Saturday 10th October was Mental Health Awareness Day. Such an important day in the calendar year: Mental health affects us all whether in a positive or negative capacity. The state of mental health is unique to each of us – our ability to maintain a positive mental health state, to strive for strong wellbeing and to develop coping strategies and resilience when faced with challenges. The charity MIND highlights that:
- 1 in 4 people will experience a mental health problem of some kind each year in England.
- 1 in 6 people report experiencing a common mental health problem (like anxiety and depression) in any given week in England.
When it comes to the workplace it is vital that staff wellbeing is at the heart of the people strategy and employee value proposition. Engagement, motivation, and strong well-being in staff directly impacts positively to the bottom line and the achievement of business goals.
Equally, if your company has five employees or more, you are legally obliged to undertake mental health risk assessments and ensure that interventions and actions are in place to minimise risk. Bower HR’s Health and Safety partners GoVox & Templer Safety and Security Ltd – advise that the increasing impact of the pandemic, financial pressures and worries of job security are all significantly contributing to an imbalance of our mental health. It is therefore important that companies step up their awareness and pro-activity in this space.
So, what can employers do?
- Develop and Evolve Positive Experiences and Values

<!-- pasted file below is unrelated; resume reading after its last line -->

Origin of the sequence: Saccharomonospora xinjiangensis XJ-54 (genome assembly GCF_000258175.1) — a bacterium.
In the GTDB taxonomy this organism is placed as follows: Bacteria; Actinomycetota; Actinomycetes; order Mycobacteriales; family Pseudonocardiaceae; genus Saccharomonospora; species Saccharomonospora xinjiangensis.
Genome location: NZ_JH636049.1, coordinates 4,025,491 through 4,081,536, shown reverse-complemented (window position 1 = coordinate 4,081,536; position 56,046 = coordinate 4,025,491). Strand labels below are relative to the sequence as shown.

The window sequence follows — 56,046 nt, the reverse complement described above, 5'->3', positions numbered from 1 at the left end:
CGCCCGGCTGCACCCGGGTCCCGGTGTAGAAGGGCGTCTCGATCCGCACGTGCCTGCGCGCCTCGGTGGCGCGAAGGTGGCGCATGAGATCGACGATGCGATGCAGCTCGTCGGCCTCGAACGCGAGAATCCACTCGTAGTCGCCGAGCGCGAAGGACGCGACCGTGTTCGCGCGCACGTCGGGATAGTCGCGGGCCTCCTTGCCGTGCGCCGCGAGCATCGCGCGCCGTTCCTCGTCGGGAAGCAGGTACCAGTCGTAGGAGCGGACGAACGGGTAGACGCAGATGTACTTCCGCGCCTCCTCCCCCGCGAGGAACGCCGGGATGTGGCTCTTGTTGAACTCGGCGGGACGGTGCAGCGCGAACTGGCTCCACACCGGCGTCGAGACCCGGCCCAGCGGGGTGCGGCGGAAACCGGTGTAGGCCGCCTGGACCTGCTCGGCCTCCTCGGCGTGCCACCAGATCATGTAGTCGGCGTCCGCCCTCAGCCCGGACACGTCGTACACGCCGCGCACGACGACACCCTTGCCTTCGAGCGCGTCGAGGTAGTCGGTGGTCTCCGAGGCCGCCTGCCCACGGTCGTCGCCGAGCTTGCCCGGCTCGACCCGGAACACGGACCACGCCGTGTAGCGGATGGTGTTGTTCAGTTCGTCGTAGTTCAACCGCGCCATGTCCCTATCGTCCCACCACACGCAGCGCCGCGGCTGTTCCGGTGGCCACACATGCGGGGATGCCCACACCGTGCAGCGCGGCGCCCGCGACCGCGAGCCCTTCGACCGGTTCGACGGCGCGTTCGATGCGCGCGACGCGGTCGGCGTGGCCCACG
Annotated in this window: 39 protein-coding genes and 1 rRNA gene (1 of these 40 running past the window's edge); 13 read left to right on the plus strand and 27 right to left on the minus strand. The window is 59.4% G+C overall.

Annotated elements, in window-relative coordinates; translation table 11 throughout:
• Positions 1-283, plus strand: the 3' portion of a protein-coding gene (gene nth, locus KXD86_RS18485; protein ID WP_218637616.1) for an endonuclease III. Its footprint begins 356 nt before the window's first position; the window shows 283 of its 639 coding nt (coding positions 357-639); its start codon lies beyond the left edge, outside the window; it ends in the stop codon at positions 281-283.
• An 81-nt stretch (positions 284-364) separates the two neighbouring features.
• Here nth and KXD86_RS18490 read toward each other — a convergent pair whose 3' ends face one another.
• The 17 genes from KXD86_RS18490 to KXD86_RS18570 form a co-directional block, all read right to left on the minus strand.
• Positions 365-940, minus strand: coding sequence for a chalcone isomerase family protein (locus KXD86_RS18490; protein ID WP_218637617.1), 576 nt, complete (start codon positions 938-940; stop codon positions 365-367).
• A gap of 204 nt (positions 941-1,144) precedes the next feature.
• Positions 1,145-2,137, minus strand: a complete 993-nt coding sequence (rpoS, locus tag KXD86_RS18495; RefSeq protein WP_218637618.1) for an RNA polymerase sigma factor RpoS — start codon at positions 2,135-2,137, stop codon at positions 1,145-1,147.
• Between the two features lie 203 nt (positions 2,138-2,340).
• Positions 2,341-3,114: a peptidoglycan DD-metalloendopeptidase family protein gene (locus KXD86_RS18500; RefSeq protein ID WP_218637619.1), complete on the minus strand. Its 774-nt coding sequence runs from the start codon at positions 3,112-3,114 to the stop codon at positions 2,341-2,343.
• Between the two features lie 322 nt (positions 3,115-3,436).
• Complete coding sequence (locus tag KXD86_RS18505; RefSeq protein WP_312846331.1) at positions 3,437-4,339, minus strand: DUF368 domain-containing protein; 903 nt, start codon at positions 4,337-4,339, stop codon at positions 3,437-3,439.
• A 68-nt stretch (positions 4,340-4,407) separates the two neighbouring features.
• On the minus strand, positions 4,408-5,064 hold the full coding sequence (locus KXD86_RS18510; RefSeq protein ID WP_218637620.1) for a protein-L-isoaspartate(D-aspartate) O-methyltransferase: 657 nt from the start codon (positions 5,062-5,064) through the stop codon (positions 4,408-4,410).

Positive experiences underpinned by defined values, make a significant difference in how people feel and improve loyalty to an organisation. Positive experiences include engagement with each-other, understanding others’ perspective, supportive and collaborative opportunities and activities. There are simple things line managers can do – and it may be stating the obvious, but it has to be said: Saying good morning, genuinely asking how a team member is feeling, finding out what’s important to an employee, value the contribution and efforts of an employee, develop and challenging an employee to learn new skills. Note: it’s not always about the monetary reward! Also allowing staff to define the values which underpin the positive experiences and the culture of the organisation drive a greater chance of them being embedded through those positive experiences.
2. Notice the Signs
Be aware of the early signs of an imbalance in the mental well-being of an individual. Have you seen a change in the employee’s approach, contribution or behaviour? Have they become subdued, distant or somehow different from how they would normally present themselves? Are the triggers coming from within the workplace or are they from external considerations? Some challenge and pressure can be exciting and rewarding, however this is a fine-tune balancing act. Remote/home working has also been thrown into the mix, and companies need to be conscious that home working is not right for all. For some, home working permanently is worrying as they strive and excel on interaction in a working environment; for some it may cause a risk due to domestic issues.